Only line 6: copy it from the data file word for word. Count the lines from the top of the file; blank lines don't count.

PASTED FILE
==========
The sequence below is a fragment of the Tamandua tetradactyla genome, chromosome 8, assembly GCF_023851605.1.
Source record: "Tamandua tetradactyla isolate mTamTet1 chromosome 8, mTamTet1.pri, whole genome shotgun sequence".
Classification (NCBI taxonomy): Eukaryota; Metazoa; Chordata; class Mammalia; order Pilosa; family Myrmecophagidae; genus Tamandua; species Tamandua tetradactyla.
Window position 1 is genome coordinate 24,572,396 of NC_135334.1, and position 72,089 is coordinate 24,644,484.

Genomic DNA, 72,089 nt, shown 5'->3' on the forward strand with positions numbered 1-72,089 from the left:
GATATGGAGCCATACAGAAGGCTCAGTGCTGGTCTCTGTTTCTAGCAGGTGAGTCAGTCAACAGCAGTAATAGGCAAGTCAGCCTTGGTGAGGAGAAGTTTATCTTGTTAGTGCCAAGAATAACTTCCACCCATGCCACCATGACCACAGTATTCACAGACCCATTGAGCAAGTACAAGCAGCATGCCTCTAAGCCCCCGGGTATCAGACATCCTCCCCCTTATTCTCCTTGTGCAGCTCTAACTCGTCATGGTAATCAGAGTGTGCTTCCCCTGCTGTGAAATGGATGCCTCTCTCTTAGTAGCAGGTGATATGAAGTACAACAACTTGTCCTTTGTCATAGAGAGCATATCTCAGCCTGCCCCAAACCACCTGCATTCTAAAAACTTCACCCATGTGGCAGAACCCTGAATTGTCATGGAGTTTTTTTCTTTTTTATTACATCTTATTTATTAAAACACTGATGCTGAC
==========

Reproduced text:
GATATGGAGCCATACAGAAGGCTCAGTGCTGGTCTCTGTTTCTAGCAGGTGAGTCAGTCAACAGCAGTAATAGGCAAGTCAGCCTTGGTGAGGAGAAGTTTATCTTGTTAGTGCCAAGAATAACTTCCACCCATGCCACCATGACCACAGTATTCACAGACCCATTGAGCAAGTACAAGCAGCATGCCTCTAAGCCCCCGGGTATCAGACATCCTCCCCCTTATTCTCCTTGTGCAGCTCTAACTCGTCATGGTAATCAGAGTGTGCTTCCCCTGCTGTGAAATGGATGCCTCTCTCTTAGTAGCAGGTGATATGAAGTACAACAACTTGTCCTTTGTCATAGAGAGCATATCTCAGCCTGCCCCAAACCACCTGCATTCTAAAAACTTCACCCATGTGGCAGAACCCTGAATTGTCATGGAGTTTTTTTCTTTTTTATTACATCTTATTTATTAAAACACTGATGCTGAC